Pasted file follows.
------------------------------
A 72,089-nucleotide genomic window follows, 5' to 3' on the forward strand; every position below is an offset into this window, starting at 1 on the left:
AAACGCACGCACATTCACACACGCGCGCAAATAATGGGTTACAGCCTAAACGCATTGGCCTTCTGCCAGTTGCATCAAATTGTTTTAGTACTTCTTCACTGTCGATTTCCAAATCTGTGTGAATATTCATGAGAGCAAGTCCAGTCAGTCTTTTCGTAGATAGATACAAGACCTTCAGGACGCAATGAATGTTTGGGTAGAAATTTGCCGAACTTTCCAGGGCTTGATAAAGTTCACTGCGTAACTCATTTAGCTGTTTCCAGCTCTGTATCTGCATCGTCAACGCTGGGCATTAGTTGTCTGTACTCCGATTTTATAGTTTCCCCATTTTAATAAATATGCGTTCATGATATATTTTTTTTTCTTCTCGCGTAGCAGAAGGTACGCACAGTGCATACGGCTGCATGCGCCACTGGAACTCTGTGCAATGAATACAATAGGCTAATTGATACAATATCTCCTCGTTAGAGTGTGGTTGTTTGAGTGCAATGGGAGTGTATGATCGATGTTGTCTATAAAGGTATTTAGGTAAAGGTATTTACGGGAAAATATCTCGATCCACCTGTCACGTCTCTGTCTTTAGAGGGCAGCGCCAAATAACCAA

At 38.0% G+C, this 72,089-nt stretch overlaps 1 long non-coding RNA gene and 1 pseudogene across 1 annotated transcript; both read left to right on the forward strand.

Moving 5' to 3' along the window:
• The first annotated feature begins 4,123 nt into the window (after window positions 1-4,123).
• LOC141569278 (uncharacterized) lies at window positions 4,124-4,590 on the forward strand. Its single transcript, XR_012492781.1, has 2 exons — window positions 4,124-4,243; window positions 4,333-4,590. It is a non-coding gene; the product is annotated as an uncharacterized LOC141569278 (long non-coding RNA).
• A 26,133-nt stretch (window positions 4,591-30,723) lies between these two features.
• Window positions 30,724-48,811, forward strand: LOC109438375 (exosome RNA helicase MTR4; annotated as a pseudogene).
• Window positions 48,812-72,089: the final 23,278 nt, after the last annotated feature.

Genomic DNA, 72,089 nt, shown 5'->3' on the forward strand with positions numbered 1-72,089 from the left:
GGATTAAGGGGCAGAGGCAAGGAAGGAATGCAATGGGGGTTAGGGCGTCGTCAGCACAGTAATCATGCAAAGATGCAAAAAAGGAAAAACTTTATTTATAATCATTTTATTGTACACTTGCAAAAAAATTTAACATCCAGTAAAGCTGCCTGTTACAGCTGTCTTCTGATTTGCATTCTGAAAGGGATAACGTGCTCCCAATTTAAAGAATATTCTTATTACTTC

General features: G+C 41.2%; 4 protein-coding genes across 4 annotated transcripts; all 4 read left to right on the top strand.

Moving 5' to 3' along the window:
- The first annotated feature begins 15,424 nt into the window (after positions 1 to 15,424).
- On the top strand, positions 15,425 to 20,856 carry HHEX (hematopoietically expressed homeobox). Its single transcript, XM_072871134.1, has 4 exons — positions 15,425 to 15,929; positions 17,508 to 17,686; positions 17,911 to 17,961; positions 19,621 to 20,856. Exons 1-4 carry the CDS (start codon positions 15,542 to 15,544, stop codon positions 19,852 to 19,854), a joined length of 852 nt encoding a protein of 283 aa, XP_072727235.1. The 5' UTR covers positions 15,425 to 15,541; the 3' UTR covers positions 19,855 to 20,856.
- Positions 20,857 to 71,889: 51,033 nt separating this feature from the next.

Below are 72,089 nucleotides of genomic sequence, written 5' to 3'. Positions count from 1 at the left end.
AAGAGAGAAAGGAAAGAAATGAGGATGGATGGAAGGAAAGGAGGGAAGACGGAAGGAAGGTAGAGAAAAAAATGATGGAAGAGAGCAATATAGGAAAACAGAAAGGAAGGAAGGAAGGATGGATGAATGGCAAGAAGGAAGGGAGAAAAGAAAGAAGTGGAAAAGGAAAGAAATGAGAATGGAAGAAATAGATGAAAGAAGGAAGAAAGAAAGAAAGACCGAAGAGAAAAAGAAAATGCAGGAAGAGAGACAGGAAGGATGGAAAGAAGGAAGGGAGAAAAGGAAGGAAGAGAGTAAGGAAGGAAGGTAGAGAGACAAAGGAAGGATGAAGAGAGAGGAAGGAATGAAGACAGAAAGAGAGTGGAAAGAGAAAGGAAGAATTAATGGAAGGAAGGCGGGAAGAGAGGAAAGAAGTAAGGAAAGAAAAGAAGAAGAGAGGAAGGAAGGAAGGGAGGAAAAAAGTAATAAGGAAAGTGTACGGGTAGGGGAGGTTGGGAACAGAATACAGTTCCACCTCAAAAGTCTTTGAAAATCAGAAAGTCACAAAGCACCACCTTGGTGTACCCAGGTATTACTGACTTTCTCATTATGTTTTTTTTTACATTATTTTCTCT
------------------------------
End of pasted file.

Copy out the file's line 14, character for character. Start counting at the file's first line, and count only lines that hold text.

- The first annotated feature begins 15,424 nt into the window (after positions 1 to 15,424).